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Life With Feathers
Directed By: Friz Freleng
Produced By: Eddie Selzer (uncredited)
Released: March 24, 1945
Series: Merrie Melodies
Story: Tedd Pierce
Animation: Gerry Chiniquy (uncredited)
Virgil Ross
Manuel Perez (uncredited)
Ken Champin (uncredited)
Layouts: Hawley Pratt (uncredited)
Owen Fitzgerald (uncredited)
Paul Julian (uncredited)
Backgrounds: Hawley Pratt (uncredited)
Paul Julian (uncredited)
Film Editor: Treg Brown (uncredited)
Voiced By: Mel Blanc
Sara Berner (uncredited)
Dave Barry (uncredited)
Danny Webb (uncredited)
Music: Carl W. Stalling
Starring: Sylvester
Preceded By: Trap Happy Porky
Succeeded By: Behind the Meat-Ball
Sylvester Ep 1 Life With Feathers 1945

Sylvester Ep 1 Life With Feathers 1945

Life with feathers

Life with feathers

Life with Feathers is a 1945 Merrie Melodies cartoon directed by Friz Freleng. Notable for being the debut of Sylvester, it was nominated for an Academy Award for best short subject.[1]


The title is a pun on the 1939 play and 1935 book Life with Father.


A lovebird is depressed because his wife no longer loves him, so he decides to commit suicide. He finally settles on getting eaten by a cat. The bird happens on a hungry Sylvester and calls him over with a whistle. Excited, the cat runs to the bird, only to stop when he finds the bird wants to be eaten. Sylvester, thinking the bird is poisoned, refuses. Determined, the bird tries to sneak (and even force) himself into the cat’s mouth, but to no avail.

Finally, the bird tunes into food commercials on the radio to increase Sylvester’s appetite. The cat decides he “might as well die” eating the bird. As the feline is about to have a meal at last, a telegram arrives for the bird. It reads that that relations between him and his wife are going to be just fine. Unfortunately, the cat hasn’t changed his mind and pursues the bird off a balcony.

The bird, overjoyed, returns home and reveals to the audience that his wife has returned to her mother. A dish is thrown from across the room. The camera pans to reveal that it was from the wife, who changed her mind. The bird runs back outside and calls for Sylvester.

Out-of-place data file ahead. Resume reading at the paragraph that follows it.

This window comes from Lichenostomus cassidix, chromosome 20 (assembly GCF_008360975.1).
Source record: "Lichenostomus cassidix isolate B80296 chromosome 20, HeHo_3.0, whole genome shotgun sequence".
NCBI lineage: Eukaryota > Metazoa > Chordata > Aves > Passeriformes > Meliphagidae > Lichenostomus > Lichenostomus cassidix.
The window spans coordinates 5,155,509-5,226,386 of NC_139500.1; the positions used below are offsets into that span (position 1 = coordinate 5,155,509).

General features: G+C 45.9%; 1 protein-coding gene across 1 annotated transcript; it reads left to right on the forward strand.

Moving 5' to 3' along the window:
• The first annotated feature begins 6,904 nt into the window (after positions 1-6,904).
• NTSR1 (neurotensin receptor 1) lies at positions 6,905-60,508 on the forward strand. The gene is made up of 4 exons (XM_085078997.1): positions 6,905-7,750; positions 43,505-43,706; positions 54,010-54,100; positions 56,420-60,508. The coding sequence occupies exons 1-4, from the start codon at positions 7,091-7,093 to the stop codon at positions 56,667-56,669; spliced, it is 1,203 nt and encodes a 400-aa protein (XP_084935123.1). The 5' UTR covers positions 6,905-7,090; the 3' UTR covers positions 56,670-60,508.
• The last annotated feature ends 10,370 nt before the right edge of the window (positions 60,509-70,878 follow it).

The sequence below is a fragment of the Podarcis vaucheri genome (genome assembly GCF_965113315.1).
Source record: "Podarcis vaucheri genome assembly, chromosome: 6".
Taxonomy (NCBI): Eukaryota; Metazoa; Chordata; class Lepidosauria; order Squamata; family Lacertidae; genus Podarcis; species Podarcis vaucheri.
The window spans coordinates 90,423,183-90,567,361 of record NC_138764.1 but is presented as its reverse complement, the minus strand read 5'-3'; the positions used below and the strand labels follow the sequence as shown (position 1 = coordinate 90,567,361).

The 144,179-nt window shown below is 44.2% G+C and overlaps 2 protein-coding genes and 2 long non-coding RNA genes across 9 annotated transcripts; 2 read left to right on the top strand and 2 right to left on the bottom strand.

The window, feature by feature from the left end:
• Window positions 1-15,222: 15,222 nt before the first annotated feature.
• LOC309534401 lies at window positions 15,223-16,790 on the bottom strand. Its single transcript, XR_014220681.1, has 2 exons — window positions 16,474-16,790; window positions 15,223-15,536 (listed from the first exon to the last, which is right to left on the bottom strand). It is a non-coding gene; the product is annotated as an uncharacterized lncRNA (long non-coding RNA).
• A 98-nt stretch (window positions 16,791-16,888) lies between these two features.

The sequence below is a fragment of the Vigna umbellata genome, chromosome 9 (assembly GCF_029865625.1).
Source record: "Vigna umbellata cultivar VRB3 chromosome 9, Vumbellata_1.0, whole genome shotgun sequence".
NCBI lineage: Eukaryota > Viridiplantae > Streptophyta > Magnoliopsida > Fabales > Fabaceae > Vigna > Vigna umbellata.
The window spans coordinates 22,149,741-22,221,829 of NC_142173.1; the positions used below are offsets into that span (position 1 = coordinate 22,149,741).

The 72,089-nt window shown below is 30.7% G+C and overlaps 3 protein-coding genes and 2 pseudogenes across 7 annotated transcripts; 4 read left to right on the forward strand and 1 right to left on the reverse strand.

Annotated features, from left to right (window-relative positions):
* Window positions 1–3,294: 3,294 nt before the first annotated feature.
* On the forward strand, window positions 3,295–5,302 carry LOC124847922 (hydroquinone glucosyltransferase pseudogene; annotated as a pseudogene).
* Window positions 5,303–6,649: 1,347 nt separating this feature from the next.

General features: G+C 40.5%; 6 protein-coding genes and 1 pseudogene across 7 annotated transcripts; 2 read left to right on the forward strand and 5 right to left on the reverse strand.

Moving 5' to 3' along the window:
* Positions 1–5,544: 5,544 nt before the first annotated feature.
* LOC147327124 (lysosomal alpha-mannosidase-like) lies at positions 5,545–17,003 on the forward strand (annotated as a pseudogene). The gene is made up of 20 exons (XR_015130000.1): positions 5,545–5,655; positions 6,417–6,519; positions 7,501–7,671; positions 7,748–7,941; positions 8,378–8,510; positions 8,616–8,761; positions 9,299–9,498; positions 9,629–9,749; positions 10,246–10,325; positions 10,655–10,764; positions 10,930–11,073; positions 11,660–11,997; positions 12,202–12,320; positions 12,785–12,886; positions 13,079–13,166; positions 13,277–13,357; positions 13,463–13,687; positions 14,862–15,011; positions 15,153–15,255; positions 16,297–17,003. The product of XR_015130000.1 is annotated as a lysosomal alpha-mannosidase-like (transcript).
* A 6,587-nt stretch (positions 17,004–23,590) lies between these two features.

• This was the final cartoon to have 1941-45 version of Merrily We Roll Along, also the final Merrie Melodies with the WB shield appearing before WARNER BROS. PICTURES INC., Present, the production code, and the copyright notice appear, in the pre-1948 era, or a non-Bugs Bunny cartoon. Some cartoons from 1949-51 would have this feature, but only for Bugs Bunny cartoons. The next cartoon Behind the Meat-Ball, would be the final non-Bugs Bunny cartoon to have the WB shield appear before WARNER BROS. PICTURES INC..
  • Life with Feathers was reissued in March 3, 1951 almost 6 years from its release date. Like most reissued Merrie Melodies at the time, the original closing sequence was kept. All MERRIE MELODIES originally released between 9/1/44-7/10/48 had their original closings kept, except for some of the Cinecolor ones.
  • In 1951 Chuck Jones reused a similar concept for Hubie & Bertie's final cartoon Cheese Chasers.
  • In the 1995 Turner "dubbed version" (and presumably other TV prints), Sylvester has black fur (similar to his current appearance). The restored version on Blu-Ray/DVD shows that Sylvester originally had a lighter bluish-black fur.


On Cartoon Network, Boomerang, TNT, TBS, and The WB the part where the lovebird thinks of different ways to commit suicide after his wife has thrown him out is cut.[2] However, airings of this cartoon on overseas Cartoon Network/Boomerang channels have this part uncut.

[citation needed|date=]



  2. The Censored Looney Tunes and Merrie Melodies Page: K-L
Sylvester Cartoons
1945 Life with FeathersPeck Up Your Troubles
1946 Kitty Kornered
1947 Tweetie PieCrowing PainsDoggone CatsCatch as Cats Can
1948 Back Alley OproarI Taw a Putty TatHop, Look and ListenKit for CatScaredy Cat
1949 Mouse MazurkaBad Ol' Putty TatHippety Hopper
1950 Home Tweet HomeThe Scarlet PumpernickelAll a Bir-r-r-dCanary RowStooge for a MousePop 'Im Pop!
1951 Canned FeudPutty Tat TroubleRoom and BirdTweety's S.O.S.Tweet Tweet Tweety
1952 Who's Kitten Who?Gift WrappedLittle Red Rodent HoodAin't She TweetHoppy Go LuckyA Bird in a Guilty CageTree for Two
1953 Snow BusinessA Mouse DividedFowl WeatherTom Tom TomcatA Street Cat Named SylvesterCatty CorneredCats A-weigh!
1954 Dog PoundedBell HoppyDr. Jerkyl's HideClaws for AlarmMuzzle ToughSatan's Waitin'By Word of Mouse
1955 Lighthouse MouseSandy ClawsTweety's CircusJumpin' JupiterClaws for AlarmA Kiddies KittySpeedy GonzalesRed Riding HoodwinkedHeir-ConditionedPappy's Puppy
1956 Too Hop to HandleTweet and SourTree Cornered TweetyThe Unexpected PestTugboat GrannyThe Slap-Hoppy MouseYankee Dood It
1957 Tweet ZooTweety and the BeanstalkBirds AnonymousGreedy for TweetyMouse-Taken IdentityGonzales' Tamales
1958 A Pizza Tweety-PieA Bird in a Bonnet
1959 Trick or TweetTweet and LovelyCat's PawHere Today, Gone TamaleTweet Dreams
1960 West of the PesosGoldimouse and the Three CatsHyde and Go TweetMouse and GardenTrip for Tat
1961 Cannery WoeHoppy DazeBirds of a FatherD' Fightin' OnesThe Rebel Without ClawsThe Pied Piper of GuadalupeThe Last Hungry Cat
1962 Fish and SlipsMexican BoardersThe Jet Cage
1963 Mexican Cat DanceChili WeatherClaws in the Lease
1964 A Message to GraciasFreudy CatNuts and VoltsHawaiian Aye AyeRoad to Andalay
1965 It's Nice to Have a Mouse Around The HouseCats and BruisesThe Wild Chase
1966 A Taste of Catnip
1995 Carrotblanca
1997 Father of the Bird
2011 I Tawt I Taw a Puddy Tat